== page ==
[ISO-15942] International Organization for Standardization (ISO) ISO/IEC TR 15942:2000 Information technology -- Programming languages -- Guide for the use of the Ada programming language in high integrity systems "This Technical Report provides guidance on the use of Ada when producing high integrity systems. In producing such applications it is usually the case that adherence to guidelines or standards has to be demonstrated to independent bodies. These guidelines or standards vary according to the application area, industrial sector or nature of the risk involved."
[ISO-24731
-Rat]
International Organization for Standardization (ISO) ISO/IEC JTC1/SC22 WG14 N1173
 
Rationale for TR 24731,
Extensions to the C Library
Part I: Bounds-checking interfaces
"Preventing buffer overruns is the primary, but not the only, motivation for this technical report."
[Jones-2004] Jones, Derek M.   The new C standard: An economic and cultural commentary, v1.1, 2008 "This book contains a detailed analysis of the International Standard for the C language, excluding the library, from a number of perspectives. The organization of the material is unusual in that it is based on the actual text of the published C Standard. The unit of discussion is the individual sentences from the C Standard (2022 of them)."
[Jones-2006] Jones, Derek M.   Loops and their control variables: Discussion and proposed guidelines, v0.2, February 27, 2006 "This proposal discusses for loop usage and possible recommendations that restrict the use of loop control variables for reasons based on programming language semantics and/or developer expectations."
[Jones-200x] Jones, Derek M.   Coding Guidelines Bibliography (updated occasionally) "List of substantial documents containing coding guideline recommendations and source code measurements. These documents provide recommendations to people who already know the language. Maintained by Derek Jones. Send suggested additions to derek (at) knosof.co dot uk'"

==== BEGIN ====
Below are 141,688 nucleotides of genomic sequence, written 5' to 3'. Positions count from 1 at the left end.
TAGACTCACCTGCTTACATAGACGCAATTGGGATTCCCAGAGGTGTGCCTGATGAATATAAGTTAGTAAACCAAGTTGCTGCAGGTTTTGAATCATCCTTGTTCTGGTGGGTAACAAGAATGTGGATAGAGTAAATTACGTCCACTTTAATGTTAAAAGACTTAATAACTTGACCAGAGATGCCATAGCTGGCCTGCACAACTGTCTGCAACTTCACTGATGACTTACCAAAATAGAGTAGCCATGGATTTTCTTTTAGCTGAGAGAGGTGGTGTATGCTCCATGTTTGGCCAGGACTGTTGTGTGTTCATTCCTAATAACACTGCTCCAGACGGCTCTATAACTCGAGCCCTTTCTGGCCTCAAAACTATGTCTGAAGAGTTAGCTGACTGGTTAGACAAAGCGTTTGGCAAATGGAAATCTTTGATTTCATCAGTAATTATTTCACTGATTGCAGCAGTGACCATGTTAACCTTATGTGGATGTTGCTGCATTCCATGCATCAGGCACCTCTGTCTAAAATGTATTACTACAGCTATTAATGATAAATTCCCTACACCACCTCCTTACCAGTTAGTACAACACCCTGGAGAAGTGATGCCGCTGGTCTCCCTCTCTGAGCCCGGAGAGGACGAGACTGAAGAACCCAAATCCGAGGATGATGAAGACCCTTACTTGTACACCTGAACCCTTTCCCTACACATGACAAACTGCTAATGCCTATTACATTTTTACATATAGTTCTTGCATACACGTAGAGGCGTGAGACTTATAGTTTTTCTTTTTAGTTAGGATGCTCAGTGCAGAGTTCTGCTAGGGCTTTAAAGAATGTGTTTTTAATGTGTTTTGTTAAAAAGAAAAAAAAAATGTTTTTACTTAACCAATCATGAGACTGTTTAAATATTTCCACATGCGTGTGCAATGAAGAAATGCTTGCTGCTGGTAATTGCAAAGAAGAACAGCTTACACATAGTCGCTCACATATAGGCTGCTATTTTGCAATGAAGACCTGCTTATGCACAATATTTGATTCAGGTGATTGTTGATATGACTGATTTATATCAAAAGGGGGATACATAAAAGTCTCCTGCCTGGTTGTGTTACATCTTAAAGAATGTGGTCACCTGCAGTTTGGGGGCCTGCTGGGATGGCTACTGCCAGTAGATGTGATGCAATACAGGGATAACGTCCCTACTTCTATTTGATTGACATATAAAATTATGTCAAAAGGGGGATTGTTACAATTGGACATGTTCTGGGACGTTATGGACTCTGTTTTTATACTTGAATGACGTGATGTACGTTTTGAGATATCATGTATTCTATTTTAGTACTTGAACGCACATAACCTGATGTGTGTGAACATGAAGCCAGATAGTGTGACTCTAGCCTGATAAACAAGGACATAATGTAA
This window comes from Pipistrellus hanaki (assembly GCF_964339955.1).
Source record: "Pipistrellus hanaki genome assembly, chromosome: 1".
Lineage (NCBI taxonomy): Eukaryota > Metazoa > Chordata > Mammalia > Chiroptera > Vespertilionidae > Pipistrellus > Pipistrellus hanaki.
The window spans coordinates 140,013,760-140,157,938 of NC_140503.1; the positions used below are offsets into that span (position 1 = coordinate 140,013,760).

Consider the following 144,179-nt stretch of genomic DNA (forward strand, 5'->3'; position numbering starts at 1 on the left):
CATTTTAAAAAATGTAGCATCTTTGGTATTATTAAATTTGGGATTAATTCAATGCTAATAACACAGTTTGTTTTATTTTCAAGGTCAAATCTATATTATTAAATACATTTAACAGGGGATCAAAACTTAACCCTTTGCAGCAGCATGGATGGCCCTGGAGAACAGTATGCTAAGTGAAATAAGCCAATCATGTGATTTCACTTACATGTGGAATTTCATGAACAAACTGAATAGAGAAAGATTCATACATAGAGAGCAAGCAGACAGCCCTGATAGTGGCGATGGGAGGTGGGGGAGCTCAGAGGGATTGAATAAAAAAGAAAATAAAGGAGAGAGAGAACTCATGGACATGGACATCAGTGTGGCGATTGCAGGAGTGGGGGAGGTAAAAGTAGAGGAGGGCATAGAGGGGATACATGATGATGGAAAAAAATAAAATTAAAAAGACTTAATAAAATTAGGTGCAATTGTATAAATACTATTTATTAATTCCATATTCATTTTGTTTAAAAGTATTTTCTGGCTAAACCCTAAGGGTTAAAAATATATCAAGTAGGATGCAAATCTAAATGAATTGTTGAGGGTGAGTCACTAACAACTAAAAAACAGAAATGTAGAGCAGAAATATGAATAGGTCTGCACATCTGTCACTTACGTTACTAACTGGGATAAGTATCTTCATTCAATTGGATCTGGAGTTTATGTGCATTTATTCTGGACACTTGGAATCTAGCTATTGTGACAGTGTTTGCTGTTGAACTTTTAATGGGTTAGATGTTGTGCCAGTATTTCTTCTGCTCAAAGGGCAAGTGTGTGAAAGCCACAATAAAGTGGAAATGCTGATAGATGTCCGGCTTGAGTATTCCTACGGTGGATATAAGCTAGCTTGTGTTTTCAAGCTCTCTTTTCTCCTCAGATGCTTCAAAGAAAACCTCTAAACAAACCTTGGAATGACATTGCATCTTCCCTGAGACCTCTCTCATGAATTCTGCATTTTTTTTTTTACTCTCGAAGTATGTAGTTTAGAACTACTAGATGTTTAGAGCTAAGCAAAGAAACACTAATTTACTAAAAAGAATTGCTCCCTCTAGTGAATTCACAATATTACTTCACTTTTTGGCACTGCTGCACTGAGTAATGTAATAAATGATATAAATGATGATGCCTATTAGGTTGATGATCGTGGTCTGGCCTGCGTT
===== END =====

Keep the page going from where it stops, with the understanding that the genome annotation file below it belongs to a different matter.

[LMC
-JSF++]
Lockheed Martin Corporation 2RDU00001 Rev C  Joint Strike Fighter, Air Vehicle, C++ Coding Standards for the System Development and Demonstration Program, December 2005 "The intent of this document is to provide direction and guidance to C++ programmers that will enable them to employ good programming style and proven programming practices leading to safe, reliable, testable, and maintainable code. Consequently, the rules contained in this document are required for Air Vehicle C++ development and recommended for non-Air Vehicle C++ development."
[MISRA-C:2004] Motor Industry Software Reliability Association (Available for purchase at web site.) MISRA-C: 2004, Guidelines for the use of the C language in critical systems

"Since its launch in 1998, the uptake and usage of MISRA C has far exceeded our expectations. ...We have received a considerable amount of feedback on MISRA C and recognized that a revision was appropriate, in particular to address the following:

  • Ensuring that the language used is consistent with the standard language
  • Replacing generalized rules for Undefined Behaviour with specific rules targeted at Undefined Behaviour only
  • Ensuring "one rule, one issue"; i.e. complex rules are split into atomic rules for ease of compliance
  • Adding to and improving the code examples
  • Removing the option for tool-less use. "
[NASA-GB
-8719.13]